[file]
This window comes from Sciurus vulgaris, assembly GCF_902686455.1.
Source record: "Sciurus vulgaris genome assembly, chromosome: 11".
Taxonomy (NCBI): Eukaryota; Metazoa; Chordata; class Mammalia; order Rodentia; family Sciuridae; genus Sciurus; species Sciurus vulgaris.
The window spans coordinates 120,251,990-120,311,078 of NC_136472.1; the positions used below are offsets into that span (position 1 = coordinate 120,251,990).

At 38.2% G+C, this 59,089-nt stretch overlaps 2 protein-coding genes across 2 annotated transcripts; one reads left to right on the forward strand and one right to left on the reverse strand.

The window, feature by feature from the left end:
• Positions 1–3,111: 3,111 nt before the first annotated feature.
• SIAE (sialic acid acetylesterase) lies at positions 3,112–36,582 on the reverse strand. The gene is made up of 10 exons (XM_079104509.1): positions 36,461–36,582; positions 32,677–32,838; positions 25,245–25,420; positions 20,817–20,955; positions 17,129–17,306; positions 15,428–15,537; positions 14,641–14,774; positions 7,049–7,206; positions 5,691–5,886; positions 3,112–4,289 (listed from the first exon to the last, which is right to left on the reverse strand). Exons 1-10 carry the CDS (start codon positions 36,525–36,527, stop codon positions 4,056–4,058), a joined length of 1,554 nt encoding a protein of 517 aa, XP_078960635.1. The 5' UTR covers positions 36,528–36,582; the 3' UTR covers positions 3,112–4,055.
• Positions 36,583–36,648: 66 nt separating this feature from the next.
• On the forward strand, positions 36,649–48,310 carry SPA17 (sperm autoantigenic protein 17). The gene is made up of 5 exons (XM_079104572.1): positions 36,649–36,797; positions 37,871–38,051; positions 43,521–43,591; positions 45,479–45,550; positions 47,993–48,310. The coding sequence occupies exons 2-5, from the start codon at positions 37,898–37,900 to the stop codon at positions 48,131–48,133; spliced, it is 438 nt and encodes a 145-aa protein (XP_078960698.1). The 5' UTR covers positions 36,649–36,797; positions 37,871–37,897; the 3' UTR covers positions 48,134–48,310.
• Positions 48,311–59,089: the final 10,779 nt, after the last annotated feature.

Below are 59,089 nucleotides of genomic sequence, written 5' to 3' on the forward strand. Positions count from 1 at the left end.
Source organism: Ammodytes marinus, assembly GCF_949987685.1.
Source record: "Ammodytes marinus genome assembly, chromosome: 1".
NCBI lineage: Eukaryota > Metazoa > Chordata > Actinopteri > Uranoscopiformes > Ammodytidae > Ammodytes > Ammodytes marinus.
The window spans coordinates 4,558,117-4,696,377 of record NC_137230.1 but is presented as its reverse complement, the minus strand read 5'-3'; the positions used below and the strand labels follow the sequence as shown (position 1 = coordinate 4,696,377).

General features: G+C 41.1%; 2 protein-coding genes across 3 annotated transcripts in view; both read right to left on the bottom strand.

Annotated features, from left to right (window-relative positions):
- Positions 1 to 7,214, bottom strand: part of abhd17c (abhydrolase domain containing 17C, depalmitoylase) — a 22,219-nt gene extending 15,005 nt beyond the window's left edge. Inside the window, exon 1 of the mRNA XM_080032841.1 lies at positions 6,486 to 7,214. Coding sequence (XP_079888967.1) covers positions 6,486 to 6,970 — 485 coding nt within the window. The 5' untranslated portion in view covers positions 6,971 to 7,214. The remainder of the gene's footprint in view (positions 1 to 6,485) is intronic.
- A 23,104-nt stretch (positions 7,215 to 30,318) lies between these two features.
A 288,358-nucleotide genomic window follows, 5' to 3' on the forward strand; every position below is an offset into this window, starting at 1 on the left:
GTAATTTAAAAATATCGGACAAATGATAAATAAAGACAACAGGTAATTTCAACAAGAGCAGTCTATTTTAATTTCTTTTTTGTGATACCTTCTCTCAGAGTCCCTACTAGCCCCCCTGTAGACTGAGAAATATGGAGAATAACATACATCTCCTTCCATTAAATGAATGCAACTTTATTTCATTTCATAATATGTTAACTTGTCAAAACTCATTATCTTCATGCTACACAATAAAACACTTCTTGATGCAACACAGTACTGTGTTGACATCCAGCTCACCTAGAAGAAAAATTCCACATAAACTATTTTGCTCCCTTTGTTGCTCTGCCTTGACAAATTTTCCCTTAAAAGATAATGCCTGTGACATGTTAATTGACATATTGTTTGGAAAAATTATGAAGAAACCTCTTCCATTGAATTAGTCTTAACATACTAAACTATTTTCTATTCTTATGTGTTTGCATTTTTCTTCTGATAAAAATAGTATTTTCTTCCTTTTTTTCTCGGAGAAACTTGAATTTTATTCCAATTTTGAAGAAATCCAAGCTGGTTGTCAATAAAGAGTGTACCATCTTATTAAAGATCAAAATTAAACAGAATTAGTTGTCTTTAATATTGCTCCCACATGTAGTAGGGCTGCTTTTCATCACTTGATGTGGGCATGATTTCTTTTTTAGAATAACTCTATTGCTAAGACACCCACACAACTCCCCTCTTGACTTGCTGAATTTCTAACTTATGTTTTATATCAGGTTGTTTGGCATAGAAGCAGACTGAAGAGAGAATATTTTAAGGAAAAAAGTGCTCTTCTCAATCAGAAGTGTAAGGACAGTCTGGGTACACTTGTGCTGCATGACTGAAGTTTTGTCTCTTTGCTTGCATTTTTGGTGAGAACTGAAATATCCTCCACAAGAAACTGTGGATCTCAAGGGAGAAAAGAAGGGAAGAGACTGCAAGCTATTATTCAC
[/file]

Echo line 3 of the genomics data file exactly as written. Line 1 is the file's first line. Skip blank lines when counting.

Taxonomy (NCBI): Eukaryota; Metazoa; Chordata; class Mammalia; order Rodentia; family Sciuridae; genus Sciurus; species Sciurus vulgaris.